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Nature opens wide her bosom,
Bursting buds begin to blossom;
To her very soul 'tis stealing,
All the springs of life unsealing ;
Singing stream and rushing river,
Drink it in, and praise the Giver

Of the blessed rain.

3. Lo! the clouds are slowly parting,
Sudden gleams of light are darting

Through the falling rain ;
Bluer now the sky is beaming,
Softer now the light is streaming,
With its shining fringes gleaming

'Mid the golden grain;
Greener now the grass is springing,
Sweeter now the birds are singing,
Clearer now the shout is ringing;
Earth, the purified, rejoices
With her silver-sounding voices,
Sparkling, flashing like a prism,
In the beautiful baptism

Of the blessed rain.

1. Descending, crystal, inspiration, oblation, distilling, purified, baptism.

2. Compare this poem with Lowell's "Summer Storm," on page 204. Would this meter be as well suited to that? What is “the lyre of earth”? What are “the springs of life”?

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LXXXIV. COLONIAL DAYS IN NEW ENGLAND.

PART II. 1. The Puritan's house was as plain as its occupants. The kitchen was the general “living room,” and its chief feature was the huge fireplace, which occupied nearly all of one side of the room. The ceiling was low, with its large beams or rafters left conveniently uncovered to serve as a receptacle for pumpkins, ears of corn, herbs, and the thousand and one things which the thrifty housewife hung up for winter use.

2. The walls Werewhitewashed generally, as paper was scarce and dear. Iron

cranes with numerous hooks were fastened in the fireplace, and pots and kettles suspended from them served for boiling or stewing, while the roasting was often done in the ashes or on a spit before the fire.

3. The “ Dutch óven” was a large tin box, with the side toward the fire opened, so that the heat could bake the bread or cook anything else exposed on its shelves. Sometimes great ovens, like the baker's oven of to-day, were made in the chimneys, and used when pies and cake and bread were cooked. The best light was a tallow candle, which with its snuffers and candlestick seemed quite ornamental.

4. Nearly all the ware was made of wood, tin, or pewter. The spinning wheel and reel, with a table

or two, a few chairs, and sometimes a quaint, wooden clock nearly reaching the rafters, completed the furnishing of the kitchen.

5. The best room was seldom opened except on Sundays or on great occasions, but was used as

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a general closet for the entire family. Clothing decorated the walls, chests of drawers contained the sheets, pillowcases, coverlets, and other household treasures, a cupboard proudly displayed the little china or silver, while the few books which made the family library stood on a convenient shelf.

6. In the sleeping rooms the high four-posted bed with its heavy drapery, its soft feather bed and huge pillows, was the main feature.

7. The chief articles of food were beans, fish,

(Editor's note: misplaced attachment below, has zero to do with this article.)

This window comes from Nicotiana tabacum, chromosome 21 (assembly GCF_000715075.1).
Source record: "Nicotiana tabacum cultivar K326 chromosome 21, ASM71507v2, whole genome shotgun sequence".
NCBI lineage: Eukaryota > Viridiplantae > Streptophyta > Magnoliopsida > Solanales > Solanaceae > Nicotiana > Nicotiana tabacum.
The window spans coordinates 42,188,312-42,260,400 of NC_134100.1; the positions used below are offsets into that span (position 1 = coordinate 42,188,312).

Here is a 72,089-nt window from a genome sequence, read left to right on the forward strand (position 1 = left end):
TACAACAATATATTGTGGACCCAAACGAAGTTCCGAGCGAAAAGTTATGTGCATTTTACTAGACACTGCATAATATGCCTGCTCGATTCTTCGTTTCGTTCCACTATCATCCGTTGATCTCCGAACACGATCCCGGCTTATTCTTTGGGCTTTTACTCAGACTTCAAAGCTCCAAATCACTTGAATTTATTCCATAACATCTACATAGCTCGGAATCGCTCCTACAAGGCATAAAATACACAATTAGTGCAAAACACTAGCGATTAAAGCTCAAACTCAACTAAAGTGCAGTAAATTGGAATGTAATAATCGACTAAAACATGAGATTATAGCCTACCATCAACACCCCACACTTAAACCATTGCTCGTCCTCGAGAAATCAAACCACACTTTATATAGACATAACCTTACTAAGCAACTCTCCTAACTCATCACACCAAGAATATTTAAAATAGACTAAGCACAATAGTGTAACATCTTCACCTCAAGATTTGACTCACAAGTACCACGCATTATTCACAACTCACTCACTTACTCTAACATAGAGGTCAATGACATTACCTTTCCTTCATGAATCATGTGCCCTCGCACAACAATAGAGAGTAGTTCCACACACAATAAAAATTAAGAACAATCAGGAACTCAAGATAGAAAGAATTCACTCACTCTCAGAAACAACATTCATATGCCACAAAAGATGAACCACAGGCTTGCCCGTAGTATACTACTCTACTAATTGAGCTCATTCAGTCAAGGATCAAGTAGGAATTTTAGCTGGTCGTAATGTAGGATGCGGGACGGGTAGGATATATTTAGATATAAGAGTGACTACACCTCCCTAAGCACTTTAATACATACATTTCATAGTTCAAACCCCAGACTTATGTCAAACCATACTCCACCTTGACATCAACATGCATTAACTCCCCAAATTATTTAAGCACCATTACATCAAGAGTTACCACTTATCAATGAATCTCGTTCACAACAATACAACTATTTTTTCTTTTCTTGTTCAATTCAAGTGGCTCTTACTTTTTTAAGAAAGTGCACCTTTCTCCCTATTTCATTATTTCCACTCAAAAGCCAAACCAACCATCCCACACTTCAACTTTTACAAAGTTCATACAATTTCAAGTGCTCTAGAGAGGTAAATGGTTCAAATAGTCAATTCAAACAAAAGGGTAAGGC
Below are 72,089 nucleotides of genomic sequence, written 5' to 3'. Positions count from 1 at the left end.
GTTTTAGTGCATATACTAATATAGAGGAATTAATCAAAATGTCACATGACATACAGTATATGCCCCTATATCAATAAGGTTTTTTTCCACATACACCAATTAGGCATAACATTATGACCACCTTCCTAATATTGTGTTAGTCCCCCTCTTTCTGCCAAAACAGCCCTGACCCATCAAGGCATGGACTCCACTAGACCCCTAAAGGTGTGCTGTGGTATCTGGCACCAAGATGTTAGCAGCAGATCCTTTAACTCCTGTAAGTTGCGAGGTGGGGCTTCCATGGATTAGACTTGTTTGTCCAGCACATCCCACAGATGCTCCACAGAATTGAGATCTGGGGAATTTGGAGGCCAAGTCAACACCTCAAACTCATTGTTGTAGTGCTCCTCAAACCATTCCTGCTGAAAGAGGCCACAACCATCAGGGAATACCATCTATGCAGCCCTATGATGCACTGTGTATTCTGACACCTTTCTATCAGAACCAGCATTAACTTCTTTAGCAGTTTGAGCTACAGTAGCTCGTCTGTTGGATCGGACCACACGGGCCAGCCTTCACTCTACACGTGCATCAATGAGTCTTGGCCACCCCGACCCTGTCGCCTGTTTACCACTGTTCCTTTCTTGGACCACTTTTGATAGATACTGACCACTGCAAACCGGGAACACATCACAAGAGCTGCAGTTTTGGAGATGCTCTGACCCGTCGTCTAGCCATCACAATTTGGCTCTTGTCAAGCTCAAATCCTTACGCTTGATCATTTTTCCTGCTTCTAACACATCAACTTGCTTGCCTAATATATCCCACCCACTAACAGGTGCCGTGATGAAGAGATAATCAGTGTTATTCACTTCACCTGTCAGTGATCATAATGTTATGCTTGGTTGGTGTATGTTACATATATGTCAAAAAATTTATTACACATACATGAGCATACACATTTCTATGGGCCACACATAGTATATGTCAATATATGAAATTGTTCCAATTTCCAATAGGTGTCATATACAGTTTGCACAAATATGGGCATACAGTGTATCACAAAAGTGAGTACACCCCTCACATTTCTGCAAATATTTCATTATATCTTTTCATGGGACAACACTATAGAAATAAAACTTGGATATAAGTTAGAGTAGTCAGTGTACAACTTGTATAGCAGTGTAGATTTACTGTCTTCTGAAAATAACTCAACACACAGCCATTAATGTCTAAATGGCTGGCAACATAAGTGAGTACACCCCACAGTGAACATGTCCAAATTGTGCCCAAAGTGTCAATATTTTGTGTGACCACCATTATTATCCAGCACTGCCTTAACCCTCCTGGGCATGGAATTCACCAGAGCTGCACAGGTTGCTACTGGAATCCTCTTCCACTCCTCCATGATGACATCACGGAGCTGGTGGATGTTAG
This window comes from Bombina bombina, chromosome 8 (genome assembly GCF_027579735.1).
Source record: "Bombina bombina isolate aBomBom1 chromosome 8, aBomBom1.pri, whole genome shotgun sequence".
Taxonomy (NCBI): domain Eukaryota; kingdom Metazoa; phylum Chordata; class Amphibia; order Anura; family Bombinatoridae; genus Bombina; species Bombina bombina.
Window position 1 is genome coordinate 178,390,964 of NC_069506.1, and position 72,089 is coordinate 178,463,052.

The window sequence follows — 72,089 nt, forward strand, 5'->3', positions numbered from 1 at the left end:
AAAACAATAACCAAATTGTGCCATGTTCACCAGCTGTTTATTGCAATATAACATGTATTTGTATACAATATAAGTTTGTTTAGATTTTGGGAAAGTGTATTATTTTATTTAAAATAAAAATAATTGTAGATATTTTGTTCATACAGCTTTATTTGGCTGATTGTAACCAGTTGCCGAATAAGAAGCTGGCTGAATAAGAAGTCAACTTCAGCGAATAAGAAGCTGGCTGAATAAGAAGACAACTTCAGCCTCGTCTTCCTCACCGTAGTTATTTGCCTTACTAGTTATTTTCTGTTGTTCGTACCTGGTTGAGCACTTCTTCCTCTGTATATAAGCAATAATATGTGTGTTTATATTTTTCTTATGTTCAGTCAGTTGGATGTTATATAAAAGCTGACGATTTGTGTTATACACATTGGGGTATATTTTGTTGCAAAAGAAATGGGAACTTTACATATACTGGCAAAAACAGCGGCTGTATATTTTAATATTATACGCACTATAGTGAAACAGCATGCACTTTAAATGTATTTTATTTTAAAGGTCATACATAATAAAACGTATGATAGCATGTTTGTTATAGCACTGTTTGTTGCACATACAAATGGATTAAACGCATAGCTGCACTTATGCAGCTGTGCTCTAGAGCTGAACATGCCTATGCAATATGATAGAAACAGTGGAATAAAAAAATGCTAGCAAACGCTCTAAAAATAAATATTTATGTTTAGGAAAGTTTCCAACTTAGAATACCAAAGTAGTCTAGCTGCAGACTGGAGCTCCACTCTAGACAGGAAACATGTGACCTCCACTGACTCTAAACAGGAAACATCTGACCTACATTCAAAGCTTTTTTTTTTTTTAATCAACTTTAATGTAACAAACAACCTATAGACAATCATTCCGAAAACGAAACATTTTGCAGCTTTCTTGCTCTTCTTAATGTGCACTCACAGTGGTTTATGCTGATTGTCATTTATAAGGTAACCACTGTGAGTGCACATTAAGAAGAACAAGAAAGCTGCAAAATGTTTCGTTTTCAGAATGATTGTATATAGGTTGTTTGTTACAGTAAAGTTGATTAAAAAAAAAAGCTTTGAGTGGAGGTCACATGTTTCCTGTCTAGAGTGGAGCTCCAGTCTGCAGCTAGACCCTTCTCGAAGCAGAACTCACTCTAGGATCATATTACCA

fowl, pork, corn or brown bread, porridge, with beef or game, and plenty of pie, together with garden vegetables.

8. Money was for a long time unknown. Wampum, beaver skins, and even Indian corn were used as a medium of exchange, but generally trade was by barter. It was not until 1652 that Massachusetts began to coin shillings, sixpences, and threepences. Each piece had the date, 1652, on one side, with the letters “N. E.” On the other side were the figure of a pine tree and the word “Massachusetts.”

9. The colonists paid great attention to education, and gladly supported such schools as were within their means.

The schoolmaster“ boarded round" among the families and received, besides his board, a small compensation.

10. The people were strongly opposed to plays, balls, concerts, and such entertainments, and in many cases passed laws prohibiting them. The two public gatherings were the town meeting and the church service. All were expected to go to church every Sunday and to sit during the long service patiently and wakefully, for the constable or tithingman was always on hand to keep the children quiet and the men and women awake.

11. The men sat in one part of the church, the women in another, and the children together where

they could be easily watched. There were no means of heating the churches, but the women often carried “foot-warmers” of heated bricks or hot water. No musical instruments were used with the singing, and when stoves and violins were first introduced

many

refused to attend the church service. 12. The punishments were

as strange as the crimes. If a man swore, he was put in the stocks or was obliged to stand in a public place with a split stick on his tongue. In case of repeated and flagrant offences, his tongue was bored with a hot iron. If a man shot a fowl on Sunday, he was publicly whipped.

13. A scolding woman was put on the ducking stool and dipped into the water until she was supposed to be cured of her evil habit; or, in milder cases, was placed at her own door, with a gag tied in her mouth.

14. No word could be spoken against the church or the rulers. The offender was placed in the pillory or stocks, or was fined, and in some extreme cases lost his ears. No boy under twenty could use tobacco unless duly granted permission.

15. The minister was the great man of the village. He was looked up to and consulted about nearly everything, and generally settled what punishment should be inflicted on evil doers.

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